Also recorded at Village Gate, The Seagulls of Kristiansund maintains the same quintet lineup. Additionally, the uninhibited soloing is driven by the phenomenal rhythm trio. First is “Snake Out” which sets a blistering pace. Shaw gives a blistering performance, stretching the limits of the trumpet without being shrill. Rouse follows, matching the frenetic energy of the band. There is a controlled fury to the tempo, but it all seems cohesive. Waldron finds different rhythms with his trademark, percussive technique. Workman handles the transition with another great solo effort. “Judy” has the bouncy cache of big band swing with unison trumpet/saxophone. After Shaw and Rouse cut loose, Waldron steps up and executes an exquisite cascading, flowing solo. His sense of timing rivals pioneers like Monk and Powell.
There is a significant change of pace on the title song. Slower and melodic, there is a bowed bass and harmonic play. As Waldron sets up a measured emotional piano line, the cymbal work by Blackwell is a nice counter. Both reed and horn are mellow, and the unusual runs by Workman are idiosyncratic, altering the aesthetics.
Disc 3: Mal Waldron Quintet – Crowd Scene (1992) – Soul Note Records, 52:15 ****:
The first of two studio recordings, Crowd Scene establishes a substantial change. Two saxophonists (Ricky Ford on tenor and Sonny Fortune on alto) and drummer Eddie Moore join the new quintet. The title number starts off with a wicked left handed walking line and Workman’s almost violin-esque bowed bass. Fortune on alto, and Ford on tenor push away any tonal restraint with their wailing solos. Dissonant and even screeching, they burst out of the tight structure. Fortune rips through the upper registers before handing it off to Waldron to reconnect the groove with his downbeat style. Ford enters with a smooth lower register jam. Workman shows his instinctive nature with some note-bending theatrics.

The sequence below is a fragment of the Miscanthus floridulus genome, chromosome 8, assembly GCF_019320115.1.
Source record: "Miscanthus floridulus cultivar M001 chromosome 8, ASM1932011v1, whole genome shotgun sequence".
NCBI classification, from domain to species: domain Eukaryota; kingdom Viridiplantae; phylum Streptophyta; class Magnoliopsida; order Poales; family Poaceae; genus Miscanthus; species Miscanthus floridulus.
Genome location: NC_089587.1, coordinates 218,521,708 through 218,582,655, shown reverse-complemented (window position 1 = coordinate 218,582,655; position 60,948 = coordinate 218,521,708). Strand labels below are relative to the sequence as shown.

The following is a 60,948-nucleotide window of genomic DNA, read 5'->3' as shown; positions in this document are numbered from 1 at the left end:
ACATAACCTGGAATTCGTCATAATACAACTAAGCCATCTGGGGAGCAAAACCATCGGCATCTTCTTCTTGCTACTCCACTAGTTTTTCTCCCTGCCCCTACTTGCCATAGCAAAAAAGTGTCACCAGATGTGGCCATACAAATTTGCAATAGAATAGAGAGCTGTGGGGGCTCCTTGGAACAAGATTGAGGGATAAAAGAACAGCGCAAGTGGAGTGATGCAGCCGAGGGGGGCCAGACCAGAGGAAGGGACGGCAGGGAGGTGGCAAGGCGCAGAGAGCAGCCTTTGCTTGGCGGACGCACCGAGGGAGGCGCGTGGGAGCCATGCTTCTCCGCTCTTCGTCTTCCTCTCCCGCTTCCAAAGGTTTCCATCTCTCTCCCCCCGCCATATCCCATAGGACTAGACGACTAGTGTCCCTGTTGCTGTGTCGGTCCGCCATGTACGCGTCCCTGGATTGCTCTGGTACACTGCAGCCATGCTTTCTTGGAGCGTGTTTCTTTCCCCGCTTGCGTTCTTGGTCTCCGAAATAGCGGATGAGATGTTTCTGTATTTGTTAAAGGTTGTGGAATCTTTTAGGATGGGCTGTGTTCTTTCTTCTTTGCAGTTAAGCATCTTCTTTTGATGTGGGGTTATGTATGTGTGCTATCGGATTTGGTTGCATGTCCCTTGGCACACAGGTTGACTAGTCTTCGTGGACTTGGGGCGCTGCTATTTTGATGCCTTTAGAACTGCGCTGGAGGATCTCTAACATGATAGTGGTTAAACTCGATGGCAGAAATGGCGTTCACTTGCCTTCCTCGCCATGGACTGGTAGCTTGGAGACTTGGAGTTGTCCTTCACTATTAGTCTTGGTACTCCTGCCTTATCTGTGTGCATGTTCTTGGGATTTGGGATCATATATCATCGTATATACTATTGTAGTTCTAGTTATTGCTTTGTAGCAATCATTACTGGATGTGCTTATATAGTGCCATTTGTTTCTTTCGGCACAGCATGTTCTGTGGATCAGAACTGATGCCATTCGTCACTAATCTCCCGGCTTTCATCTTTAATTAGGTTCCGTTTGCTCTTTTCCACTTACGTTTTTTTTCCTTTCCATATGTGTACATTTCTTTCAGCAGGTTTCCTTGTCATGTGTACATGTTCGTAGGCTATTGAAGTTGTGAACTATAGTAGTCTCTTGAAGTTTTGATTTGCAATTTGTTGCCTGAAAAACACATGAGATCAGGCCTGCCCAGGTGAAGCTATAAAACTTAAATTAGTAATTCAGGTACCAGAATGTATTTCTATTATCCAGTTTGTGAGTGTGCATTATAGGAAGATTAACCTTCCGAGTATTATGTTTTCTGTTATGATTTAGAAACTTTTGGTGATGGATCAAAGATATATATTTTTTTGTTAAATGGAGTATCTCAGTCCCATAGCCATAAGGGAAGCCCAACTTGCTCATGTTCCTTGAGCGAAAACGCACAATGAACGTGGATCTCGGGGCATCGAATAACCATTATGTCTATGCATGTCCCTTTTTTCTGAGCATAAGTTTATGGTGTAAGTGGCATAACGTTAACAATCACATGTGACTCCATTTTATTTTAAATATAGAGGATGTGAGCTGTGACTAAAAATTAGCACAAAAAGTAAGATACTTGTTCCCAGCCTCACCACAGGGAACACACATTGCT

In contrast, “Yin And Yang” seems more traditional, featuring a muscular piano solo by Waldron. Ford adds a fluid tenor segment, that fits the up tempo swing. Eventually Fortune blasts off with shrieking fury. The quintet manages to stay fresh, despite the lengthy (both over 25 minutes) explorations.
Disc 4: Mal Wadron Quintet – Where Are You? (1994) – Soul Note Records, 58:57 ****:
Waldron exhibits his sentimental side with his heartfelt cover of “Where Are You”. Using his aggressive playing style on a surprisingly brief (just over 5 minutes) solo performance, a tender interpretation sets a different tone for this album. “Waltz For Marianne” invokes this classic jazz tempo in a tune that gives the ensemble to improvise and solo individually and as a unit.
A Reggie Workman penned composition (“Wha’s Nine”) pursues avant-garde freestyle. Both reed players riff around the steady pulse of Waldron, Workman and Moore. There is a cacophonous ending that is effective. For fans of Waldron’s play, there is a second take of “Where Are You”.
The Mal Waldron Quintet Box Set is wild and wonderful.
Disc One (The Git Go – Live At Village Vanguard): Status Seeking; The Git Go
Disc Two (The Seagulls Of Kristiansund): Snake Out; Judy; The Seagulls Of Kristiansund
Disc Three (Crowd Scene): Crowd Scene; Yin And Yang
Disc Four: (Where Are You?): Where Are You? (Take I); Waltz For Marianne; Wha’s Nine?; Where Are You (Take II)
—Robbie Gerson